Conclusion

In the end, taxpayers need to address the directive within their current framework of capturing the R&D credit. The challenge is that the application of the directive within exam will not occur for another two years, but it’s intent could be utilized today to streamline and improve the R&D credit process. During the upcoming tax compliance season, it would be prudent to analyze if the directive provide benefit to a taxpayer’s current R&D credit process.

Incentives Update 01-06-2017

Nebraska Legislative Reminder/Update.

  • The Nebraska Legislature began its 2017 session on Wednesday (1/4/17). The 105th Legislature (1st Session) is a 90-day session, which is slated to end June 2, 2017.
  • There are 17 new senators, 5 of which defeated incumbents, and 49 total senators within the legislative body.
  • Carryover legislation does not occur in this session, but it’s still anticipated that hundreds of new bills will be proposed through the January 18th Common themes for primary legislation include  creating a new two-year state budget, address tax reforms (all-the-while dealing with a $900 million budget shortfall) and fixing the state prison system. In addition, and specific to business  incentives, there will be a proposal for a new business incentive legislation (to replace the Nebraska Advantage Act) and additional monies requested for the Customized Job Training fund.

Jim Scheer of Norfolk named as the new Speaker of the unicameral.

Senators voted 27-22 to elect Sen. Scheer, whom will set the Legislature’s daily agenda and play a key role in deciding when legislation gets debated.

New Committee Chairs of the 105th Legislature:

Sen. Lydia Brasch of Bancroft for Agriculture Committee
Sen. John Stinner of Gering for Appropriations Committee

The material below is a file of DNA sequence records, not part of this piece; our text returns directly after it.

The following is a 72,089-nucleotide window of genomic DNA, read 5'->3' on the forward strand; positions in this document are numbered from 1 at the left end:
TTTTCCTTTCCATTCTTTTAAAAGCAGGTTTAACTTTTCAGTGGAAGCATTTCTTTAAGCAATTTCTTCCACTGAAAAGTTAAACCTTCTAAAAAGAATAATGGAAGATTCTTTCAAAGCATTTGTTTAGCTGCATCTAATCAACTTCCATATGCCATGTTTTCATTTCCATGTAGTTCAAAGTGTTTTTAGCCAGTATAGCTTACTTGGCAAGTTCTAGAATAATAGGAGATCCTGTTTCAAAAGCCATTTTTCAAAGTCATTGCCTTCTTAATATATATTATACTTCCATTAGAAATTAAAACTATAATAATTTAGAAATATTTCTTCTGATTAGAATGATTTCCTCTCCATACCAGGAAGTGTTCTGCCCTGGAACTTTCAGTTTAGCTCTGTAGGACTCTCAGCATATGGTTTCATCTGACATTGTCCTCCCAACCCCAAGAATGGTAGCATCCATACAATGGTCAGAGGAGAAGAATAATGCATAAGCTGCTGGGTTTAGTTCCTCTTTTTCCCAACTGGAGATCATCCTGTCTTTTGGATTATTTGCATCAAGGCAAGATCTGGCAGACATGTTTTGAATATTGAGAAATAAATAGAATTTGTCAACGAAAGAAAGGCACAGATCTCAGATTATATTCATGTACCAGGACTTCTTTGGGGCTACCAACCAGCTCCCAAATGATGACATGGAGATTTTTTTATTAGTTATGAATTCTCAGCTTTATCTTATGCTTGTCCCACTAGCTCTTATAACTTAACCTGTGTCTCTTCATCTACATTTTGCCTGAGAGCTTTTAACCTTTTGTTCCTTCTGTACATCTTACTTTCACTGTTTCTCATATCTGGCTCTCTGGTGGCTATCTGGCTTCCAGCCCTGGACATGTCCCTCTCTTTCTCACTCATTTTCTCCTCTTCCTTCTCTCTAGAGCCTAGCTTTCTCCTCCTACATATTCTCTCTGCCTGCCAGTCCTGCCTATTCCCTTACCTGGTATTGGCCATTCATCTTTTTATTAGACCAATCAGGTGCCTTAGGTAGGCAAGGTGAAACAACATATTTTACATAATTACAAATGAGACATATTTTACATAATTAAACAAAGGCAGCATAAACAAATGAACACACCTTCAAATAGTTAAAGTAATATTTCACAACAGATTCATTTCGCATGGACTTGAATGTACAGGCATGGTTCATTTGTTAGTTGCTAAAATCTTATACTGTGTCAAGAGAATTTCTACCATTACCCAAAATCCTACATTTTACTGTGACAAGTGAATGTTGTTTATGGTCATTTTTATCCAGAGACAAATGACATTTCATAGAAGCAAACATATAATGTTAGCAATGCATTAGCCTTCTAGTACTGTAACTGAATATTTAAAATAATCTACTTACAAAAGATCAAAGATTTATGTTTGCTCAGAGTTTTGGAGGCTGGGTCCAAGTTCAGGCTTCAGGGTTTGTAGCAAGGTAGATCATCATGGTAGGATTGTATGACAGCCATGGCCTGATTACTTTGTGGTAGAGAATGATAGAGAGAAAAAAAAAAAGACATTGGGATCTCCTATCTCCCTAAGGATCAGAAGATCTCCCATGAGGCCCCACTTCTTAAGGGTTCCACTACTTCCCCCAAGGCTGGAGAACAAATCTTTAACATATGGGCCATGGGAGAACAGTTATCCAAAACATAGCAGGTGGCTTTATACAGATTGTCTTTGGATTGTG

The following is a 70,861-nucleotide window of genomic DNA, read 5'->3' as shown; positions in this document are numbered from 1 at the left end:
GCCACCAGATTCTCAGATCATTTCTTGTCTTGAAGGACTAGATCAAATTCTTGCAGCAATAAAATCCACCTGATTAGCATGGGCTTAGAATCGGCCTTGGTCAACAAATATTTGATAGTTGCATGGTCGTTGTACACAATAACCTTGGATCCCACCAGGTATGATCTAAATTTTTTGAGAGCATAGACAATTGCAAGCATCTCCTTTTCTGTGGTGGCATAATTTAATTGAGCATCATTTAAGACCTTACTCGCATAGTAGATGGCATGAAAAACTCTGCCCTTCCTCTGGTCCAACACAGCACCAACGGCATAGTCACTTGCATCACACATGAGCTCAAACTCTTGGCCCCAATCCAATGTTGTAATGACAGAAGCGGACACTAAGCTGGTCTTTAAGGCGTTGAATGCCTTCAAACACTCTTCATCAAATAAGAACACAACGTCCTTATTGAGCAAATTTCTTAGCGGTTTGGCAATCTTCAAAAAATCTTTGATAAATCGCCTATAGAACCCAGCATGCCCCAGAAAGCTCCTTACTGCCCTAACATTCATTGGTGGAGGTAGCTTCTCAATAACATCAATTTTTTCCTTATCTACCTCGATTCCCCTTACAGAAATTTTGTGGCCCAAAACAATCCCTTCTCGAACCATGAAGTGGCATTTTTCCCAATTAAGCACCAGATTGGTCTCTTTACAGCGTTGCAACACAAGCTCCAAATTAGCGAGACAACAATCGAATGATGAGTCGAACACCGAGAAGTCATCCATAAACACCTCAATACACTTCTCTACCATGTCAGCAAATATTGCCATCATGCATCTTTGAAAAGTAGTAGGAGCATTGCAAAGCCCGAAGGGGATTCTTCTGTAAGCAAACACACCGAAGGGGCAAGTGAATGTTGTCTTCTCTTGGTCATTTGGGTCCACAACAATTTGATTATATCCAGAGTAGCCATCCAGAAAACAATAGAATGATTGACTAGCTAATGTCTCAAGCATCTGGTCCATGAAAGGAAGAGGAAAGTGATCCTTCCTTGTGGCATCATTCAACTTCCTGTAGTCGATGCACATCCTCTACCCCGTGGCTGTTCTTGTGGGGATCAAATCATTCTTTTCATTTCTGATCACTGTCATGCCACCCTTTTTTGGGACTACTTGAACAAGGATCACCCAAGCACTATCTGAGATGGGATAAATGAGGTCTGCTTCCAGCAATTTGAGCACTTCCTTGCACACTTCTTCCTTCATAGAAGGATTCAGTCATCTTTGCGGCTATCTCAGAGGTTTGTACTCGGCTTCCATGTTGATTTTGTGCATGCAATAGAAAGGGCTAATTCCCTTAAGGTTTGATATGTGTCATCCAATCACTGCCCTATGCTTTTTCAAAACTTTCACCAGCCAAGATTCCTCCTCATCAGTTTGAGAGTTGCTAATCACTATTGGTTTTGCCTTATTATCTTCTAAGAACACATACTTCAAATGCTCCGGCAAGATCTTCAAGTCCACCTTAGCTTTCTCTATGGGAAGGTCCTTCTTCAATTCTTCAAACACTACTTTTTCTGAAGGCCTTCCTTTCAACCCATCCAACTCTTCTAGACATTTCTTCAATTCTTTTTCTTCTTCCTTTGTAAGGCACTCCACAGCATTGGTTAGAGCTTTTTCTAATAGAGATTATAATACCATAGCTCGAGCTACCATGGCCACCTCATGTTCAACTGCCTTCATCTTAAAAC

Sen. Brett Lindstrom of Omaha for Banking, Insurance and Commerce Committee
Sen. Joni Albrecht of Thurston for Business and Labor Committee
Sen. Mike Groene of North Platte for Education Committee
Sen. Tyson Larson of O’Neill for General Affairs Committee.
Sen. John Murante of Gretna for Government, Military and Veterans Affairs Committee
Sen. Merv Riepe of Omaha for Health and Human Services Committee
Sen. Laura Ebke of Crete for Judiciary Committee
Sen. Dan Hughes of Venango for Natural Resources Committee
Sen. Mark Kolterman of Seward for Nebraska Retirement Systems Committee
Sen. Jim Smith of Papillion for Revenue Committee
Sen. Curt Friesen of Henderson for Transportation and Telecommunications Committee
Sen. Justin Wayne for Urban Affairs Committee
Sen. Mike Hilgers of Lincoln for Rules Committee
Sen. Dan Watermeier of Syracuse for Executive Board

Performance Audit Results (of Tax Incentives) are in.

In November 2016, as a result of the passage of LB 1022 (during the 2016 legislative session), the Legislative Audit Office completed their performance audit of Nebraska’s tax incentive programs (100+ pages). The audit identified that, as of 2014, there were 78 incentivized companies that had earned $736 million in benefits through the Advantage Act. Nearly two-thirds of those benefits were tax credits on investments such as new construction, while 16 percent were credits on pay for new workers. A link to the report is located at the Nebraska Legislative website at http://www.nebraskalegislature.gov/pdf/reports/audit/naa_2016.pdf.


Economic Development around the Country.

During the past two years, Amazon.com has announced eight fulfillment centers in Illinois alone. In December, Amazon has made public additional plans to build a $90 million distribution hub in/near Lavonia, Michigan and another in Aurora, Illinois. The plant in Aurora will employ 1,000 associates and contain approximately 1 million square feet. Once construction is complete for the most recent announcements, Amazon will have created more than 7,000 full-time jobs in Illinois.

Carrier, in November, reached an agreement to keep approximately 1,000 factory jobs at its furnace plant in Indiana. Earlier in the year, Carrier had plans to relocate the plant’s manufacturing activity to Mexico.

CF Industries Holdings, a global leader in the manufacturing and distribution of nitrogen products, during December, successfully commissioned its new ammonia and urea plants at the company’s Nitrogen Complex in Port Neal, Iowa. The construction project cost in excess of $2B and at peak construction, there were approximately 4,500 employees working at the site.

A Minnetonka, Minnesota based company (CliqStudios), which is an online retailer of semi-custom kitchen cabinets, will invest $1.95 million to locate a new cabinet design center in St. Louis, Missouri. The company plans to hire 98 associates.

CoStar Group, a leading provider of commercial real estate information, analytics and online.